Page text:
There was adequate rainfall during the spring until the Summer Solstice. Then things would change. Temperatures started to rise above the normal averages in May and except for a few days of coolness in June, the summer would be utterly hot.
On the first day of summer, the Showy-Lady’s-slipper came into bloom; this is the second latest date of bloom ever noted, matched in 1958. The latest was June 28, 1945. [Early and late bloom dates for Spring flowers in this PDF] Here is a list of plantings for species no longer extant in the Garden that Martha planted for the first time (all are native to Minnesota except where noted otherwise):
There was no rain during the summer from mid June until August 15th. July would become the hottest July in recorded history with the highest temperature in recorded history of 107.8 degrees on July 14th. Altogether there were 14 days of temperatures at 100 degrees and above during July. Martha planted a few species but she noted on July 28th that everything was dried up and yet it would be another 18 days before it would rain. There would be several good rainfalls in August after the half inch on August 15th, but from September through the end of the year, moisture would once again be slight.
By August 16th, Martha noticed birds migrating already. She saw Grinnell’s Water Thrush, and the Black and White Warblers passing through the Garden.
Gertrude Cram was once again vacationing on Isle Royal and collecting plants and mailing them to Martha. On August 20th Martha recorded planting the following that she received from Gertrude (all had been planted in the Garden in previous years):
Lesser Rattlesnake Plantain, (Goodyera repens);
Downy Rattlesnake Plantain (Goodyera pubescens),
Rattlesnake Plantain, (Goodyera oblongifolia)
Twayblade (Listera convallarioides)
Creeping Snowberry, (Gaultheria hispidula),
American Rock-brake fern (Cryptogramma acrostichoides),
Small Green Wood Orchis (Platanthera clavellata), first planted in 1935.
Calypso (Calypso Bulbosa) - this is the Fairy Slipper Orchid, first planted in 1935. (photo below), a beautiful orchid that is on the "Threatened" list in Wisconsin. Native to MN in the NE Quadrant.
Later in the month she received from Gertrude - Butterwort (Pinguicula vulgaris) and Dwarf Primrose (Primula mistassinica) which is native to Minnesota (photo below). The Butterwort was first found on Isle Royal after several years of searching by Gertrude and first sent to Martha in 1935. None of these plants from Isle Royal are extant today.
Additional plants procured in the summer from various sources were
Ironweed (Vernonia fasciculata),
Obedient Plant (Physostegia virginiana,
Sneezeweed (Helenium autumnale),
Ebony Spleenwort (Asplenium platyneuron),
Cardinal flower(Lobelia cardinalis),
Pale Corydalis (Corydalis sempervirens anc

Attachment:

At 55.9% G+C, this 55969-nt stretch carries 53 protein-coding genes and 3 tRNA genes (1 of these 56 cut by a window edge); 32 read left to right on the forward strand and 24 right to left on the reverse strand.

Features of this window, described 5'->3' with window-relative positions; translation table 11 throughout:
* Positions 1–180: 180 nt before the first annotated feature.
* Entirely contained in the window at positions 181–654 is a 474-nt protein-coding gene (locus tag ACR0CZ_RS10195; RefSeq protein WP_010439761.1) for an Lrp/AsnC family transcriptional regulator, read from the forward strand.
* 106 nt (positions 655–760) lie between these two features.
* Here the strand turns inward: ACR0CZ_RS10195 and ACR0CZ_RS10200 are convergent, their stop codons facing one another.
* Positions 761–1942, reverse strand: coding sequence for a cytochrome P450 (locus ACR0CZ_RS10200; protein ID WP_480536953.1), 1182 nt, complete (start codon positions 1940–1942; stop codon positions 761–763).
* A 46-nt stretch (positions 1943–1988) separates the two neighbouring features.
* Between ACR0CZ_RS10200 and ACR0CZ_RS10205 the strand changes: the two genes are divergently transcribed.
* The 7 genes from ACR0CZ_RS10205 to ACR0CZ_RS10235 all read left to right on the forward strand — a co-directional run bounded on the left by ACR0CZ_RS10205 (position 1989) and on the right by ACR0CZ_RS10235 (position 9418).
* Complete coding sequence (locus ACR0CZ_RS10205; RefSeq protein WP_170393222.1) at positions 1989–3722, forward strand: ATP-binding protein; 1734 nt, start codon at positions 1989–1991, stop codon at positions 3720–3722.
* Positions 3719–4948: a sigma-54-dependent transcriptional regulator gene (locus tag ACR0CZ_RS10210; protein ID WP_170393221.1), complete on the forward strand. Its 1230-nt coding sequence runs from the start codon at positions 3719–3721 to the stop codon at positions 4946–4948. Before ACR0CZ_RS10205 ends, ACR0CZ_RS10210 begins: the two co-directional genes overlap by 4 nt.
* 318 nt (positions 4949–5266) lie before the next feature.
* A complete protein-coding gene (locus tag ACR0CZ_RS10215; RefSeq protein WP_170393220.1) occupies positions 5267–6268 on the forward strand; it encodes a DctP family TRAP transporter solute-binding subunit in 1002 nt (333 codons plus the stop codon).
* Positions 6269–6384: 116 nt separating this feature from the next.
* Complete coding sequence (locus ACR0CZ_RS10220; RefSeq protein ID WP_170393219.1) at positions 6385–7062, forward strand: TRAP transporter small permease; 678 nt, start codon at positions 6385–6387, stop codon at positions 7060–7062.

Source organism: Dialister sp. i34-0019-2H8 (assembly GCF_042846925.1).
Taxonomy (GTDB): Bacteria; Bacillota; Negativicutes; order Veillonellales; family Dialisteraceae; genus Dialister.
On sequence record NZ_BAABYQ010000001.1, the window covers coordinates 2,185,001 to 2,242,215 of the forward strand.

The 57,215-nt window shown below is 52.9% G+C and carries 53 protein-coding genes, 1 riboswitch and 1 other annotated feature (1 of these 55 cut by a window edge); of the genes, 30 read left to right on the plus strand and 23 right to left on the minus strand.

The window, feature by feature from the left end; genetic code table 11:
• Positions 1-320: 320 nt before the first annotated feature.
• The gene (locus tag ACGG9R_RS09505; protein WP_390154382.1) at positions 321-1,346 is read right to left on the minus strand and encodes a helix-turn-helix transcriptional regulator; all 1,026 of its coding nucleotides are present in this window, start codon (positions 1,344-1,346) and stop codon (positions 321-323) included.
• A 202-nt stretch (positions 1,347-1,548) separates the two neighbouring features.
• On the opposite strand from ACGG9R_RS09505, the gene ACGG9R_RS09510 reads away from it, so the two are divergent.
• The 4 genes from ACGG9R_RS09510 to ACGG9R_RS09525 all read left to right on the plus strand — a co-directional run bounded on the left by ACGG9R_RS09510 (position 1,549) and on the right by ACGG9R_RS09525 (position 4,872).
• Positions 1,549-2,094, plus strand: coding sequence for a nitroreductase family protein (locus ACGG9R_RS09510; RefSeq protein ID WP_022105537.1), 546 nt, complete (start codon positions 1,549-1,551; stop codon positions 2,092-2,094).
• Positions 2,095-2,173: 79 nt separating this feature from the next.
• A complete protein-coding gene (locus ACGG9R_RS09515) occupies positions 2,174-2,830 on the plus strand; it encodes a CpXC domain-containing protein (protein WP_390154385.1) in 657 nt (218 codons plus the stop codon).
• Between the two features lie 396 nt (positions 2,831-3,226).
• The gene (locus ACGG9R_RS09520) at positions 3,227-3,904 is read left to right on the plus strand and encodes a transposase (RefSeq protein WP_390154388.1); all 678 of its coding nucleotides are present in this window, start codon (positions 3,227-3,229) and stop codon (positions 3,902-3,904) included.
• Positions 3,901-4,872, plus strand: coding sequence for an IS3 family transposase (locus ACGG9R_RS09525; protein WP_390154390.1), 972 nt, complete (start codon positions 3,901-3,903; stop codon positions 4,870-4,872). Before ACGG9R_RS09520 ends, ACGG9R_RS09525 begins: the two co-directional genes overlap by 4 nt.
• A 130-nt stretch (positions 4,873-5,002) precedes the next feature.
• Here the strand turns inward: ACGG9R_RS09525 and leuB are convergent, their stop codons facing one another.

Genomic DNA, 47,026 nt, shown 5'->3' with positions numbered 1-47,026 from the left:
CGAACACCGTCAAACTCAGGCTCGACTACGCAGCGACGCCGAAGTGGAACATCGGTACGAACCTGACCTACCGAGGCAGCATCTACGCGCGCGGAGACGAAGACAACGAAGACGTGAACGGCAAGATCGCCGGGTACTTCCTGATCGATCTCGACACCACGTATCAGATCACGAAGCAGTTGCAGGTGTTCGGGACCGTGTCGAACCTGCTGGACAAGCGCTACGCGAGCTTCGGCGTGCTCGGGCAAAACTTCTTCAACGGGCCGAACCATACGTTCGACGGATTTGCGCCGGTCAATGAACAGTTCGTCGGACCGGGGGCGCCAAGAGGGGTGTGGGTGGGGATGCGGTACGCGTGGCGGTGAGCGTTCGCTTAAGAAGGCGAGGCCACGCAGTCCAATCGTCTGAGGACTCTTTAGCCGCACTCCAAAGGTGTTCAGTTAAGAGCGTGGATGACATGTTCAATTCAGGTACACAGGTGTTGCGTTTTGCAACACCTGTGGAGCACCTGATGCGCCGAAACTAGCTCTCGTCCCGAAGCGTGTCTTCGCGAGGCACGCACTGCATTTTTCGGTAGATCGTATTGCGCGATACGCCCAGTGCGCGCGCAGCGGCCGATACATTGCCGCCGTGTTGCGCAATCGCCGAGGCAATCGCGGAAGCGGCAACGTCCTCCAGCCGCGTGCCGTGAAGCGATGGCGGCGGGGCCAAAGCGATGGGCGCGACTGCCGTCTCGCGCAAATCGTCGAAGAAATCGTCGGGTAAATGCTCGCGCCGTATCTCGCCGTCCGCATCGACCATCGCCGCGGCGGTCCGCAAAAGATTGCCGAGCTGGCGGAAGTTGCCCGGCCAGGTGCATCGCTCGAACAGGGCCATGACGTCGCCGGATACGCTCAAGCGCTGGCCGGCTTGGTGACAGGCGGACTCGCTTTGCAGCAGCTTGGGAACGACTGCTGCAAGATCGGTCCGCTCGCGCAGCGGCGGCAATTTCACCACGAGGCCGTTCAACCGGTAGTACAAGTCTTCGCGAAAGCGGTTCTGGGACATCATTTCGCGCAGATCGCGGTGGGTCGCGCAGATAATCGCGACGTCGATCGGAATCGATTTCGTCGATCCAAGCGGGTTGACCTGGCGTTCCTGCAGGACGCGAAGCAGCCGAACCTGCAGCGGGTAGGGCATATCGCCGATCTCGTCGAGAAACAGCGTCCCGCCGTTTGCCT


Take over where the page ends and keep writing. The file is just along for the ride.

Fire Pink (Silene virginica) This is a Catchfly type plant, pretty color. Endangered in Wisconsin. (Photo below)
On the 15th of September Martha noted the largest Warbler wave that she had ever witnessed. Once again the large white oak produced a Hen of the Woods mushroom (Polyporus frondosus), but it was only six pounds, much smaller than the 25 pounder of 1935. These are edible mushrooms.
Martha Crone and her husband William were active members of the Minnesota Mycological Society, Martha being Secretary and Dr. Crone being Vice President. In addition to the Polyporus, Martha listed nine other mushroom species found in the Garden in 1936.
As the birds migrated, Martha made planting notes in her log of species that she planted for the first time (all are native to Minnesota except where noted otherwise):
Following the rain in late August, Martha set out a large quantity of plants including
Rose colored New England Aster,
Silky Aster (Western Silver Aster),
several species of Blazing star,
More ferns were planted bringing the year’s species count of ferns to nine.
Her last recorded log entry for 1936 was that she planted seeds of Fringed Gentian (Gentianopsis crinita) on October 30th. (Photo below). That would be one of several attempts to establish this plant in the Garden, none successful in the long run. Presumably, the Garden closed on the normal date of September 30th.
Martha summed up the year by stating in her annual report that she set out “682 plants comprising 77 species, representing 54 genera and 27 families. In addition to these, 20 kinds of seeds were sown.” 26 bird houses had been set and numerous groups had visited the Garden. She made certain to include a statement on the value of the Garden by writing:
“All visitors expressed their sincere appreciation in having ready access to the one wild spot in our city limits, bringing to them a breath of the the wilderness.”
Fall weather for the Garden was pleasant. Temperatures were back within seasonal averages but there was little rainfall. November and December were mostly dry and there was no remaining snow cover at the end of year - quite a change from the previous winter and thus ended a year of great temperature contrast between winter and summer. It was not the driest year on record - that record belongs to 1910.
Note 1: Martha was appointed "temporary" curator in April 1933 to work until Oct. 1st, 1933 for $60 per month. (Letter of Superintendent Theodore Wirth to the Board of Park Commissioners dated April 18, 1933). This was confirmed in 1936 and 1938 by the Minneapolis Civil Service Commission that her position was "temporary curator" at the same rate of pay. It was not until April 4, 1940 that the position was confirmed permanent.
Historical photo at top of page The Garden "Office" in February 1936. Photo courtesy Martha Crone Collection, MHS.
(1) Garden Log - Native Plant Reserve, Glenwood Park, Minneapolis, MN by Eloise Butler
(2) Martha Crone's Garden Log and her 1951 Census of plants in the Garden.
(3) Martha Crone's Annual Report to the Board of Park Commissioners dated Nov. 15, 1936.
(4) Various papers and correspondence of Eloise Butler in the collection of the Minnesota Historical Society.
Historical Climatology of Minneapolis-St. Paul Area by Charles Fisk.